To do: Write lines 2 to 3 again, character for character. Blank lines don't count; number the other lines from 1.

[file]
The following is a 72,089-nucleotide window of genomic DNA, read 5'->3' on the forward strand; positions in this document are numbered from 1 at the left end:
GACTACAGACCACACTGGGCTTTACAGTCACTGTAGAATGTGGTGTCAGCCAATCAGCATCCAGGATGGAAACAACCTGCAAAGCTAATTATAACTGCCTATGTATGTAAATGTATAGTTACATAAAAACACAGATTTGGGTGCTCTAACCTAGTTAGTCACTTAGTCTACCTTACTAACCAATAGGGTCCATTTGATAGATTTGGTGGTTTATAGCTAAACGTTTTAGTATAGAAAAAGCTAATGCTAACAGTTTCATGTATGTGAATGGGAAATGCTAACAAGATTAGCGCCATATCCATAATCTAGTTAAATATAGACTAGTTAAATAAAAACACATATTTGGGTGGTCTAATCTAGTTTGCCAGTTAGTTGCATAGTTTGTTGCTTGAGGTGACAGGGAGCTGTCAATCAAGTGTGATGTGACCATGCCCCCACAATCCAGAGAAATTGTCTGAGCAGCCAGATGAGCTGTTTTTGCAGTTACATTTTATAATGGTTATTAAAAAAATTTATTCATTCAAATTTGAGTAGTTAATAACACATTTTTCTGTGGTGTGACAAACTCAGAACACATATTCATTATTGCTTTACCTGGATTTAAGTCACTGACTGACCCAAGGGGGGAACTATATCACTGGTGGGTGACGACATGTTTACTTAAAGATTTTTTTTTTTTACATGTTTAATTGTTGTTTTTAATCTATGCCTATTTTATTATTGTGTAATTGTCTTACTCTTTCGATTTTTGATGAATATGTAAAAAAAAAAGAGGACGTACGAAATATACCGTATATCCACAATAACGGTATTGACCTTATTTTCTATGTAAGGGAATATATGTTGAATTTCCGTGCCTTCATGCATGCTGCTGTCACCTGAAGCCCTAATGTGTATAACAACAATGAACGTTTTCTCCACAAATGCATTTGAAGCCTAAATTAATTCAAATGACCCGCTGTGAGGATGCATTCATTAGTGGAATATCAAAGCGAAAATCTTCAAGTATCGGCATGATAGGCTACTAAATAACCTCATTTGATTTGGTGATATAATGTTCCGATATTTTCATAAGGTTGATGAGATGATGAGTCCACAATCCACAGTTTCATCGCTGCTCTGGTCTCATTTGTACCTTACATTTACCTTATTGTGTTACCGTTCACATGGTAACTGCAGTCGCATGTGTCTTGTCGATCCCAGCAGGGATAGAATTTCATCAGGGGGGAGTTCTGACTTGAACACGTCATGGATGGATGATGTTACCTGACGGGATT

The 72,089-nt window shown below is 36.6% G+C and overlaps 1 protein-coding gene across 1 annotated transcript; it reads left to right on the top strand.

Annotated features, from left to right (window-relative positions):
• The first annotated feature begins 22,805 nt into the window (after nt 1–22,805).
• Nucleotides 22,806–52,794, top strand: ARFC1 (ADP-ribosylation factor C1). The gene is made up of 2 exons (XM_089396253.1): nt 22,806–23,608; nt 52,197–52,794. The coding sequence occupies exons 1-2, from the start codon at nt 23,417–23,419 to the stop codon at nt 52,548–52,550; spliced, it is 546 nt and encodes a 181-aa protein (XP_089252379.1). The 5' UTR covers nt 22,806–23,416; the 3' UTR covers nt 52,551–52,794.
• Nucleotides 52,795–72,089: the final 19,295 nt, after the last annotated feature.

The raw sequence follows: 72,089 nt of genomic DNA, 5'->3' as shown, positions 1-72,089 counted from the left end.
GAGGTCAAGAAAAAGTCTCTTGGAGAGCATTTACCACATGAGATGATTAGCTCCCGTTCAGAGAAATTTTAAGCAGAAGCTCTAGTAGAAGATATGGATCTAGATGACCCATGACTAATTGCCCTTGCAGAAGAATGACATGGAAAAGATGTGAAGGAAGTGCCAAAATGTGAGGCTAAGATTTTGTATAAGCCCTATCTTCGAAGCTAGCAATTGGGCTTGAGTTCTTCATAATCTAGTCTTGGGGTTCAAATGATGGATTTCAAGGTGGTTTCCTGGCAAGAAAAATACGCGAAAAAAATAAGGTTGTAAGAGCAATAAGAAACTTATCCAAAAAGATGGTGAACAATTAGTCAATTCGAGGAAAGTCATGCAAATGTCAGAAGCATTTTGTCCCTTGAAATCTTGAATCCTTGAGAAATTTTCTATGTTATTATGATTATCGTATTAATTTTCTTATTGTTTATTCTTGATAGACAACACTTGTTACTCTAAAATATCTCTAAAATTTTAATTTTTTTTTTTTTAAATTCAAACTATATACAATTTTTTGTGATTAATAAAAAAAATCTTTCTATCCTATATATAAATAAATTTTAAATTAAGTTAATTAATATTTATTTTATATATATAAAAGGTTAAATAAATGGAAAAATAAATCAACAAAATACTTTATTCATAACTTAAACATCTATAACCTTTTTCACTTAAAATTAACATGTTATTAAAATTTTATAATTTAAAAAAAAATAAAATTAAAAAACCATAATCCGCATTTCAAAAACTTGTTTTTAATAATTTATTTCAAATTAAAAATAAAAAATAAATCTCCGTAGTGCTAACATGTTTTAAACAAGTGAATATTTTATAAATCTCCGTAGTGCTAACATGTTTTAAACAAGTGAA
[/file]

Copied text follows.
GACTACAGACCACACTGGGCTTTACAGTCACTGTAGAATGTGGTGTCAGCCAATCAGCATCCAGGATGGAAACAACCTGCAAAGCTAATTATAACTGCCTATGTATGTAAATGTATAGTTACATAAAAACACAGATTTGGGTGCTCTAACCTAGTTAGTCACTTAGTCTACCTTACTAACCAATAGGGTCCATTTGATAGATTTGGTGGTTTATAGCTAAACGTTTTAGTATAGAAAAAGCTAATGCTAACAGTTTCATGTATGTGAATGGGAAATGCTAACAAGATTAGCGCCATATCCATAATCTAGTTAAATATAGACTAGTTAAATAAAAACACATATTTGGGTGGTCTAATCTAGTTTGCCAGTTAGTTGCATAGTTTGTTGCTTGAGGTGACAGGGAGCTGTCAATCAAGTGTGATGTGACCATGCCCCCACAATCCAGAGAAATTGTCTGAGCAGCCAGATGAGCTGTTTTTGCAGTTACATTTTATAATGGTTATTAAAAAAATTTATTCATTCAAATTTGAGTAGTTAATAACACATTTTTCTGTGGTGTGACAAACTCAGAACACATATTCATTATTGCTTTACCTGGATTTAAGTCACTGACTGACCCAAGGGGGGAACTATATCACTGGTGGGTGACGACATGTTTACTTAAAGATTTTTTTTTTTTACATGTTTAATTGTTGTTTTTAATCTATGCCTATTTTATTATTGTGTAATTGTCTTACTCTTTCGATTTTTGATGAATATGTAAAAAAAAAAGAGGACGTACGAAATATACCGTATATCCACAATAACGGTATTGACCTTATTTTCTATGTAAGGGAATATATGTTGAATTTCCGTGCCTTCATGCATGCTGCTGTCACCTGAAGCCCTAATGTGTATAACAACAATGAACGTTTTCTCCACAAATGCATTTGAAGCCTAAATTAATTCAAATGACCCGCTGTGAGGATGCATTCATTAGTGGAATATCAAAGCGAAAATCTTCAAGTATCGGCATGATAGGCTACTAAATAACCTCATTTGATTTGGTGATATAATGTTCCGATATTTTCATAAGGTTGATGAGATGATGAGTCCACAATCCACAGTTTCATCGCTGCTCTGGTCTCATTTGTACCTTACATTTACCTTATTGTGTTACCGTTCACATGGTAACTGCAGTCGCATGTGTCTTGTCGATCCCAGCAGGGATAGAATTTCATCAGGGGGGAGTTCTGACTTGAACACGTCATGGATGGATGATGTTACCTGACGGGATT

The 72,089-nt window shown below is 36.6% G+C and overlaps 1 protein-coding gene across 1 annotated transcript; it reads left to right on the top strand.